Protection from Harassment Act 1997
The Protection from Harassment Act 1997 (c 40) is an Act of the Parliament of the United Kingdom which, among other things, criminalises and creates a right to protection from stalking and persistent bullying in the workplace. It is "controversial".
 Section 4
This section "could have been drafted more clearly all round". It is not clear why section 4(3)(c) requires the "pursuit of the course of conduct", that is to say, the whole course of conduct, to be reasonable, instead of requiring only that one incident be reasonable.
The drafting of this Act is "deficient". It is so bad that it might well violate Article 7 of the Convention for the Protection of Human Rights and Fundamental Freedoms. The Act is "deplorably vague".
 Penalties and mens rea
The Act defines harassment in section 1(1) as a "course of conduct" amounting to harassment and provides by section 7(3) that a course of conduct must involve conduct on at least two occasions. (Originally these occasions needed to involve the same person, but in 2005 the Act was amended by the Serious Organised Crime and Police Act so that "pursuing a course of conduct" could mean approaching two people just once.) If these requirements are satisfied, the claimant may pursue a civil remedy for damages for anxiety: section 3(2). The use of civil law means that the standards of evidence are substantially lower than for criminal law, for example permitting hearsay. The requirement of a course of conduct shows that Parliament was conscious that it might not be in the public interest to allow the law to be set in motion for one boorish incident.
The editor of "Archbold" says that this Act does not attempt to define "harassment". Section 7(2) of the Act provides that, for the purpose of the interpretation of sections 1 to 5A, references to harassing a person include alarming the person or causing the person distress.
The effect of section 7(2) is that harassment includes causing the victim alarm or distress.
A person guilty of an offence under section 2 is liable on summary conviction to imprisonment for a term not exceeding six months, or to a fine not exceeding level 5 on the standard scale, or to both. There are also a variety of civil remedies that can be used including awarding of damages, and restraining orders backed by the power of arrest.
Commentators such as George Monbiot have voiced the concern that the amended Act effectively "allows the police to ban any campaign they please", and that it has been used to prosecute peaceful protestors.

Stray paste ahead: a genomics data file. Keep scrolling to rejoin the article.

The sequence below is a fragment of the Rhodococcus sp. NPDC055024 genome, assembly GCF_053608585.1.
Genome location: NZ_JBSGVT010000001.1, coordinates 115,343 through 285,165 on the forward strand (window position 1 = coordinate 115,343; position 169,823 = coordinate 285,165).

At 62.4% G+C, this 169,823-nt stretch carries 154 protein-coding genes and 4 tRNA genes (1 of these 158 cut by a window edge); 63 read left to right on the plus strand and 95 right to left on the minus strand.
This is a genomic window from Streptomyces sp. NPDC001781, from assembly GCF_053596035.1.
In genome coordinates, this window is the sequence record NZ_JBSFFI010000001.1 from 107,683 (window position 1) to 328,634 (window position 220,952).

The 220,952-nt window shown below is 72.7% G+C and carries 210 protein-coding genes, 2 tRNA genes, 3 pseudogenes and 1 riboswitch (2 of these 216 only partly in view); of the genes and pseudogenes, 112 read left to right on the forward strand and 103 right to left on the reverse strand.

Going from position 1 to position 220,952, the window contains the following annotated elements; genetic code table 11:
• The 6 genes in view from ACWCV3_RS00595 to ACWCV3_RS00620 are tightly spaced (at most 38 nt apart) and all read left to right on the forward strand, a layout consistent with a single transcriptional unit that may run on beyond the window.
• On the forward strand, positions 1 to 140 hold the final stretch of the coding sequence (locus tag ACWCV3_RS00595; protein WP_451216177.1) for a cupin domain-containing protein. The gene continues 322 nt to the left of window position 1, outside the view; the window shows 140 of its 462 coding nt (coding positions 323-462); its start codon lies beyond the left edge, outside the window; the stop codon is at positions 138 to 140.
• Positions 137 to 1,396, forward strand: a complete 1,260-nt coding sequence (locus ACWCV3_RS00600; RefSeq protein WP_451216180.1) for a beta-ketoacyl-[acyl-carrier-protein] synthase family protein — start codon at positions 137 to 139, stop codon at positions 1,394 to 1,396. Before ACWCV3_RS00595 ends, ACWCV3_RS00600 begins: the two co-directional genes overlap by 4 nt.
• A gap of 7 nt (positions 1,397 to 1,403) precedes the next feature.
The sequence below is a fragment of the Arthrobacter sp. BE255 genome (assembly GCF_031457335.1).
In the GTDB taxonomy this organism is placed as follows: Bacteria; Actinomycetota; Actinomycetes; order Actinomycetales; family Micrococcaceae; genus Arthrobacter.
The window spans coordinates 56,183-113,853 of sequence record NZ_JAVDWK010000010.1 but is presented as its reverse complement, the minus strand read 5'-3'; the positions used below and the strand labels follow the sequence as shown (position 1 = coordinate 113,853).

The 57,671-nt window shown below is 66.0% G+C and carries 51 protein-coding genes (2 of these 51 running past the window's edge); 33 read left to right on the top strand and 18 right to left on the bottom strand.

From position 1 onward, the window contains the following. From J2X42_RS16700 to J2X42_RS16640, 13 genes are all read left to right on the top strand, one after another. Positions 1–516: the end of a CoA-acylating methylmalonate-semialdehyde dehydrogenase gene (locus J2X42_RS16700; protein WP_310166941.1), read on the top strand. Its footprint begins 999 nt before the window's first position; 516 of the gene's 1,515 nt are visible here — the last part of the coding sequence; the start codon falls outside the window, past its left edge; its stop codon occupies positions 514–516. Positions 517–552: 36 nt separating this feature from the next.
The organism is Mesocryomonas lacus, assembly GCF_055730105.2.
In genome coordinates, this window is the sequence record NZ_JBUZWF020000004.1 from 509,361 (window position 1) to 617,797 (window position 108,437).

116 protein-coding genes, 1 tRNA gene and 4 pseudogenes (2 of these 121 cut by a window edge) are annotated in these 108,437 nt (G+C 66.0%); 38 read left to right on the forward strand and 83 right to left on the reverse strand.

The summary offences of harassment "cast the net too wide". The offence created by section 2 is "broad and ill-defined". Its scope is "quite enormous". It might well violate Articles 10 and 11 of the Convention for the Protection of Human Rights and Fundamental Freedoms (in addition to Article 7 mentioned above). The "course of conduct" element defies definition. The Act contains no definition of "course of conduct" beyond the provisions of sections 7(3) and (4).
 Employers' liability
Employers have vicarious liability for harassment by their employees under section 3 of the Protection from Harassment Act 1997 (see Majrowski v Guy's and St Thomas' NHS Trust). For employees this may provide an easier route to compensation than claims based on discrimination legislation or personal injury claims for stress at work, as the elements of harassment are likely to be easier to prove, the statutory defence is not available to the employer, and it may be easier to establish a claim for compensation. Also as the claim can be made in the County Court costs are recoverable and legal aid is available.
 Baseless complaints
Some magistrates have complained that the creation of an offence of harassment might lead to baseless accusations being made by complainants who are paranoid or vindictive. There is a problem with complainants who read more into other people's behaviour than is warranted. Police officers refer to this as "paranoid woman syndrome".
 Number of prosecutions
In Scotland the Act works slightly differently:
- A term of imprisonment of up to five years can be imposed in very serious cases.
- Civil remedies include damages, interdict and non-harassment orders backed by powers of arrest.